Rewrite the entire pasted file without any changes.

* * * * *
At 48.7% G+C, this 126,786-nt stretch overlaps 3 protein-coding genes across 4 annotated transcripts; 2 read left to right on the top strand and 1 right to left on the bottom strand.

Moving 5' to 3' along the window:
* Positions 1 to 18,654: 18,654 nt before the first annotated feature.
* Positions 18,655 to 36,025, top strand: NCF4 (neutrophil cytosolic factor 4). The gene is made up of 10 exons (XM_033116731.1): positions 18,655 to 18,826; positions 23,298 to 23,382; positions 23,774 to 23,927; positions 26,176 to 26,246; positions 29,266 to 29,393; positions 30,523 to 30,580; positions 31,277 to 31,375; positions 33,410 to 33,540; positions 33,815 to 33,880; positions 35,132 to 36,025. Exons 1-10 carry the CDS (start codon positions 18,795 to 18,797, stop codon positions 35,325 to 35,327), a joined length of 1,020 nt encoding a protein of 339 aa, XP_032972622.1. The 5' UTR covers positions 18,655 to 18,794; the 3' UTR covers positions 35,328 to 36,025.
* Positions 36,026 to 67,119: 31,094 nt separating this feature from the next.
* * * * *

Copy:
At 48.7% G+C, this 126,786-nt stretch overlaps 3 protein-coding genes across 4 annotated transcripts; 2 read left to right on the top strand and 1 right to left on the bottom strand.

Moving 5' to 3' along the window:
* Positions 1 to 18,654: 18,654 nt before the first annotated feature.
* Positions 18,655 to 36,025, top strand: NCF4 (neutrophil cytosolic factor 4). The gene is made up of 10 exons (XM_033116731.1): positions 18,655 to 18,826; positions 23,298 to 23,382; positions 23,774 to 23,927; positions 26,176 to 26,246; positions 29,266 to 29,393; positions 30,523 to 30,580; positions 31,277 to 31,375; positions 33,410 to 33,540; positions 33,815 to 33,880; positions 35,132 to 36,025. Exons 1-10 carry the CDS (start codon positions 18,795 to 18,797, stop codon positions 35,325 to 35,327), a joined length of 1,020 nt encoding a protein of 339 aa, XP_032972622.1. The 5' UTR covers positions 18,655 to 18,794; the 3' UTR covers positions 35,328 to 36,025.
* Positions 36,026 to 67,119: 31,094 nt separating this feature from the next.